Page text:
“Chocolate” comes from the Mayan word xocoatl, we are told by a bullhorn-toting tour guide as we sit on benches looking at a map of the chocolate world. All the major cocoa plantations are located near the equator. The picked chocolate beans are fermented for seven to nine days before being shipped to the United States, where they are roasted, hulled, ground, and mixed with other ingredients. Her lecture continues, lively and fact-filled. But I can barely concentrate. The smell of chocolate and vanilla is too heady.
Scharffen Berger Chocolate Maker, founded by John Scharffenberger and Robert Steinberg in 1996, moved its factory to Berkeley from South San Francisco nine months ago. Using refurbished European machinery built in the 1920s, the plant’s 34 employees now produce up to 500,000 kilos of chocolate a year (one day’s production at the Hershey’s plant, we are told). The new facility, neighbor to the Heinz complex, now offers free tours to the public.
The need for the bullhorn becomes apparent once our group of fifteen dons puffy gauze hair nets and enters the factory. Eighty-year-old machinery roars and clanks. We are led past the roaster and winnower, and step onto a stool to peer into the mélangeur, where the roasted chocolate nibs are ground together in small batches with sugar and whole vanilla beans before being blended (“conched”) with cocoa butter and lecithin and then tempered. The chocolate smell turns woody and brown near the roasters, then intensifies and sweetens around the tempering machines.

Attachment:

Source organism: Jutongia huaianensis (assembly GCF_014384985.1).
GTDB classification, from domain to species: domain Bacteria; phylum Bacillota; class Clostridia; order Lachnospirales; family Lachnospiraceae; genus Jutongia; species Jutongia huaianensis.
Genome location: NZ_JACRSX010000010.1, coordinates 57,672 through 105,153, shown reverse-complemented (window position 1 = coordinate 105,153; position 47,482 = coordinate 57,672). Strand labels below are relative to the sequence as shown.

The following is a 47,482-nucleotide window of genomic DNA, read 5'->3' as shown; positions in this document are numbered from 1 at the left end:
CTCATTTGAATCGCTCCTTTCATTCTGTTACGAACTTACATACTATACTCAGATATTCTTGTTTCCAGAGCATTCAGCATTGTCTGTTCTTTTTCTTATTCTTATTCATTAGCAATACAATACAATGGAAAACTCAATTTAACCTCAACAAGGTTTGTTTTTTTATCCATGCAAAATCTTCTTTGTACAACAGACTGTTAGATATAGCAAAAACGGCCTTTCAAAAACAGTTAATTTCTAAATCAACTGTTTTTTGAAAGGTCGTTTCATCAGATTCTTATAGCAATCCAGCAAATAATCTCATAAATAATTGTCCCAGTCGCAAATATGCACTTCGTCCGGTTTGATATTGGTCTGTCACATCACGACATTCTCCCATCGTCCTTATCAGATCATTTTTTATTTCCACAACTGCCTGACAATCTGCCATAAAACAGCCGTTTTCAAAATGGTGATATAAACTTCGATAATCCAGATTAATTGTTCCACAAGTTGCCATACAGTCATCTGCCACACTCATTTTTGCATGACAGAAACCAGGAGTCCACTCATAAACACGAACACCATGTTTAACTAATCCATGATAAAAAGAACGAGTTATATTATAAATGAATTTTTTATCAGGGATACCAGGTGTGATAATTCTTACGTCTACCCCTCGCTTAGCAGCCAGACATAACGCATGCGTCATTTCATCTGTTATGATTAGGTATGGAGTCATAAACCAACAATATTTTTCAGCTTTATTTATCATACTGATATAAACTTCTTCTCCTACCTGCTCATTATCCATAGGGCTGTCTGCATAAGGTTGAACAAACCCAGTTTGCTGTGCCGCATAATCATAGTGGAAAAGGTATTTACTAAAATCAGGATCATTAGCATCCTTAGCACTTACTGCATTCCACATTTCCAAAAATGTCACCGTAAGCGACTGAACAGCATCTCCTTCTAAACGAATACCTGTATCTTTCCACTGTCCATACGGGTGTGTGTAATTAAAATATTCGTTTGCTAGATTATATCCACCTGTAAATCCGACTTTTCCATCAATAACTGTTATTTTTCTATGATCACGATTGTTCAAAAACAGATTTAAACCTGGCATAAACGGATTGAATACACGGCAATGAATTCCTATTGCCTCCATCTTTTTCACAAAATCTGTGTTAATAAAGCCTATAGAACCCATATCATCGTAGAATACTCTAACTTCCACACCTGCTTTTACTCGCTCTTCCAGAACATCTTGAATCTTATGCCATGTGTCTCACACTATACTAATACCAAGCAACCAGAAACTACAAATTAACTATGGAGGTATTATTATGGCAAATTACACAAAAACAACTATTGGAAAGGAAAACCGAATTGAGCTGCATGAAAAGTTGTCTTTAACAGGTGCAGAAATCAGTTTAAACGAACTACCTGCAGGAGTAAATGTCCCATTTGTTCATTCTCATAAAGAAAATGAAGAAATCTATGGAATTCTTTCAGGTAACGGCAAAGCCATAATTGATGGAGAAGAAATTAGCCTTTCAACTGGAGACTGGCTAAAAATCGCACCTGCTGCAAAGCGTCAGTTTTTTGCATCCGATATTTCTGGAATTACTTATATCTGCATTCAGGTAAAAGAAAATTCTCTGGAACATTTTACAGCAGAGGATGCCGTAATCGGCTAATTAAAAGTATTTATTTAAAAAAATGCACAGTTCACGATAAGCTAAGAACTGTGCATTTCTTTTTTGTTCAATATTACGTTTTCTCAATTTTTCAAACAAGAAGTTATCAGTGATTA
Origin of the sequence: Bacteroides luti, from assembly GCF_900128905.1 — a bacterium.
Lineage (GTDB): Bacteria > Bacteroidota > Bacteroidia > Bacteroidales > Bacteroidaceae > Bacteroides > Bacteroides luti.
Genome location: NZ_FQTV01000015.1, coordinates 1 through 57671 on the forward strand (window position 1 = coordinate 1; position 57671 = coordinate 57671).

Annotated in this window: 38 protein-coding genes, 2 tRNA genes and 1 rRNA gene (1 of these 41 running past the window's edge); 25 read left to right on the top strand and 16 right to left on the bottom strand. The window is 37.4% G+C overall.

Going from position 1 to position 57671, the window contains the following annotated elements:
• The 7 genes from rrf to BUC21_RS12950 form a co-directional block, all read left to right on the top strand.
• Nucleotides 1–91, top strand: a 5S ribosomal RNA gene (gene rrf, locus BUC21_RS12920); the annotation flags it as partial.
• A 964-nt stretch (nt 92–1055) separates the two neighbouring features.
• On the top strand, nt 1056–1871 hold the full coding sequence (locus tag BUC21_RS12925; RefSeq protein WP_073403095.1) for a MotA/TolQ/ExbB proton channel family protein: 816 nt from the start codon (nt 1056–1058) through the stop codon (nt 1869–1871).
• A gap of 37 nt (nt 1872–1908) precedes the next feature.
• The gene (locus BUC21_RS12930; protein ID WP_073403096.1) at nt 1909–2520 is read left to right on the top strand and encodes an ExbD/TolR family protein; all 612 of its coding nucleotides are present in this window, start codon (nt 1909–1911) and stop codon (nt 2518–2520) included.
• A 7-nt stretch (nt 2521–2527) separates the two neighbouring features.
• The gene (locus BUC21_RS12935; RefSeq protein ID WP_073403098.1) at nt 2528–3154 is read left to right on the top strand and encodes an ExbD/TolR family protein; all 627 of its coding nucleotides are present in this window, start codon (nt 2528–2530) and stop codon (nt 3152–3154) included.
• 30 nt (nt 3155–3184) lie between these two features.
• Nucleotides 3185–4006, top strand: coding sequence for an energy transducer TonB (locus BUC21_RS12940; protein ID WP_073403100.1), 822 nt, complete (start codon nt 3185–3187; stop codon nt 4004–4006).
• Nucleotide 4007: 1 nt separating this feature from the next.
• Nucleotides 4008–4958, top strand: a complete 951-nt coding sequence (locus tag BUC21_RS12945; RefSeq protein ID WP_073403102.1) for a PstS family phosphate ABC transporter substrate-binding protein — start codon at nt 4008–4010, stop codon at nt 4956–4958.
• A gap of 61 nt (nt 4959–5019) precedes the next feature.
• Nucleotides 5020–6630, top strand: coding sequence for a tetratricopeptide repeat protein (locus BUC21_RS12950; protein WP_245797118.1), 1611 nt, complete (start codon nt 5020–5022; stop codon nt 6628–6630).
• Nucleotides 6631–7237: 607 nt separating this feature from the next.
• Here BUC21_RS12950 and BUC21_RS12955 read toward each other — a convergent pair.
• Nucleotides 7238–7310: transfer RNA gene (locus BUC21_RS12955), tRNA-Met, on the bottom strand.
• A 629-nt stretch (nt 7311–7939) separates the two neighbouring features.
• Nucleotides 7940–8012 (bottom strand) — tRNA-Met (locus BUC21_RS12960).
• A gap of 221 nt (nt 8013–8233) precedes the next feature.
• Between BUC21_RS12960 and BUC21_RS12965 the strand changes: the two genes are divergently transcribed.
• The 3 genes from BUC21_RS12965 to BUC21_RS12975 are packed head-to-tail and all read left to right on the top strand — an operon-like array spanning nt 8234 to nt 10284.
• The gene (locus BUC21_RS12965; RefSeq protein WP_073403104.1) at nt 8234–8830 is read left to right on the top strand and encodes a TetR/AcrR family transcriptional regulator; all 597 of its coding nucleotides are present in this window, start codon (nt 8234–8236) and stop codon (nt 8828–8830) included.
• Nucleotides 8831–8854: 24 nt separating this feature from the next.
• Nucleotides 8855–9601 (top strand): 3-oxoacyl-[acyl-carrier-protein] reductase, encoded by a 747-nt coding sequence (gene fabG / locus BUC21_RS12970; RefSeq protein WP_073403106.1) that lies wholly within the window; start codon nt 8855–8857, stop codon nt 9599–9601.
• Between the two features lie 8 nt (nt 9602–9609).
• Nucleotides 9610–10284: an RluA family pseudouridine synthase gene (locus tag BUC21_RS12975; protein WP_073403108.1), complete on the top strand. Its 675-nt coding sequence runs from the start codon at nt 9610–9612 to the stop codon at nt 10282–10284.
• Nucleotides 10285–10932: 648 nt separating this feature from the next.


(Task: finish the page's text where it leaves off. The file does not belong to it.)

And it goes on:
With the exit in sight, we finally get to see finished, molten chocolate being piped into molds. On our left, glossy brown bars flow down a conveyor belt and spill into cardboard boxes; on our right four women sit in a glassed-in room, chatting and wrapping bars by hand. A wrapping machine would cost as much as all the other equipment combined.
As we exit, my friend Joe and I sniff at the chocolate bean he palmed from a basket passed around during the lecture. It’s sour and nutty, nothing you’d want to put in your mouth. It takes a factory to make chocolate the stuff of dreams.